TAMPA, Fla. — UPDATE (March 10, 2022): Tampa is already pausing applications for its new rental assistance pilot program after getting nearly 1,000 applications in 10 days. Updated story can be found here.
Previous story below.
The city of Tampa is now taking applications for its new rental assistance program.
On Wednesday, city leaders provided details on the Rental and Move-in Assistance Program (RMAP), which is described as an "innovative pilot program designed to help Tampa residents struggling with rental increases and paying for security deposits."
The city says the program, which officially launched March 1, gives people monthly financial literacy resources and move-in assistance. So far, 560 people have applied.
Currently, $1 million from the city's general fund has been put toward RMAP.
“I said from the get go, $1 million would not be enough. I knew it wouldn’t be enough! I knew the flow of applications that would come in would be astronomical," explained the chairman of city council, Orlando Gudes.
On Wednesday, city council members will discuss adding $4 million to the funding. With the $1 million secured, that would bring the total assistance to five million dollars.
Assistance available to people include:
- financial literacy resources
- security deposits
- first and last month's rent
- an ongoing monthly rental subsidy.
City leaders say RMAP can help more people because it doesn't come with the rent limitations imposed on state and federal programs, such as Tampa's DREAM program.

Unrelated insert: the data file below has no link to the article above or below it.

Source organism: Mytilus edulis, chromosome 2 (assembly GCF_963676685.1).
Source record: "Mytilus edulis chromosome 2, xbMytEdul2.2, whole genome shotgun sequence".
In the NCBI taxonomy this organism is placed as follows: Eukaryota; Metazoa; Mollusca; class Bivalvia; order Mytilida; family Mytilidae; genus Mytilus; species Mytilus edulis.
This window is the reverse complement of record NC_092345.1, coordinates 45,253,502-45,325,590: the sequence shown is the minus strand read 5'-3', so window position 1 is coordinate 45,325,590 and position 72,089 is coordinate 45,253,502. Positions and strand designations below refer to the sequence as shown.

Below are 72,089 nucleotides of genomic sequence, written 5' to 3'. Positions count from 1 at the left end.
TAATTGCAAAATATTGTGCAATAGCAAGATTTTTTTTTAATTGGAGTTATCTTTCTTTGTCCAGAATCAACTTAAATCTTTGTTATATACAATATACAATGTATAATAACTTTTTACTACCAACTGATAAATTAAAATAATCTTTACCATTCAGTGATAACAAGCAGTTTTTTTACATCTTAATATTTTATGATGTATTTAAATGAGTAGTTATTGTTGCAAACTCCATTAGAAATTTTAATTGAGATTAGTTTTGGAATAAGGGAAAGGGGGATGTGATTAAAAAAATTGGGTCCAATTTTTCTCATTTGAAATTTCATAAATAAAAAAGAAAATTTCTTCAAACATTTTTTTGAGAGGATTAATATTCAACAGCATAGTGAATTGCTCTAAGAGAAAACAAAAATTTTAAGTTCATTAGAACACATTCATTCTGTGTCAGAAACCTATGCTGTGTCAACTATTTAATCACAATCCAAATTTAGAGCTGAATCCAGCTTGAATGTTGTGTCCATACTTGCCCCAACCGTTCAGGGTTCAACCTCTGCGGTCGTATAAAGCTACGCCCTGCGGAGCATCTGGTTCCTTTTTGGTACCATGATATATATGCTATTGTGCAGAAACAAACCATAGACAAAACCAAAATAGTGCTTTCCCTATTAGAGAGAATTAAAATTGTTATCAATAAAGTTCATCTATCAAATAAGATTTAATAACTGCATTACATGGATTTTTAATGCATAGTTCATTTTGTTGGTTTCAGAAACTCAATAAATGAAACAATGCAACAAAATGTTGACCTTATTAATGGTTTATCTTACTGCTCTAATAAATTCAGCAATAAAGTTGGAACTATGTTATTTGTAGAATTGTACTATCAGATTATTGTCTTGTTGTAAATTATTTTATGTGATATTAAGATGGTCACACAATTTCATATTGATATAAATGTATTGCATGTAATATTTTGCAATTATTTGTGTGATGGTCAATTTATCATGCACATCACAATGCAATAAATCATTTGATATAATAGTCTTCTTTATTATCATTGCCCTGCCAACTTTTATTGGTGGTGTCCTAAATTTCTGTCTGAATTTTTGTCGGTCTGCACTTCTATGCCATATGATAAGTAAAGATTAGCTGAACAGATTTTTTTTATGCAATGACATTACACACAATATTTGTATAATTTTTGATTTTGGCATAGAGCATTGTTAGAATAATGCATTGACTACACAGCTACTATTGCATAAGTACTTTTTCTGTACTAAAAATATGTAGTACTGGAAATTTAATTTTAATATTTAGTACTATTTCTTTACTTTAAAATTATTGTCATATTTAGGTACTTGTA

This means a single person can make up to $72,380 a year and still apply for the program and possibly qualify.
"We have to ensure that individuals can live within the city of Tampa," stated Mayor Jane Castor.
Learn more about the program and how to apply here. The city says approval is dependent on getting required documentation from both landlords and tenants.
The Tampa Bay area has seen the highest rent spike in the country, which is between 24 percent and 28 percent in the past year, according to CoStar Group. CoStar Group also reports the average renter in the Tampa Bay area saw their rent increase by more than $300.
“This is just one of many steps to address affordable housing needs in our community, and we can’t and won’t let up on tackling this challenge,” Mayor Jane Castor said in a statement.
“The need has never been greater, so we are using general funds for the first time to give us more flexibility. Housing is a central part of Transforming Tampa’s Tomorrow, but there is no single solution to the housing crunch. We need to employ multiple approaches.”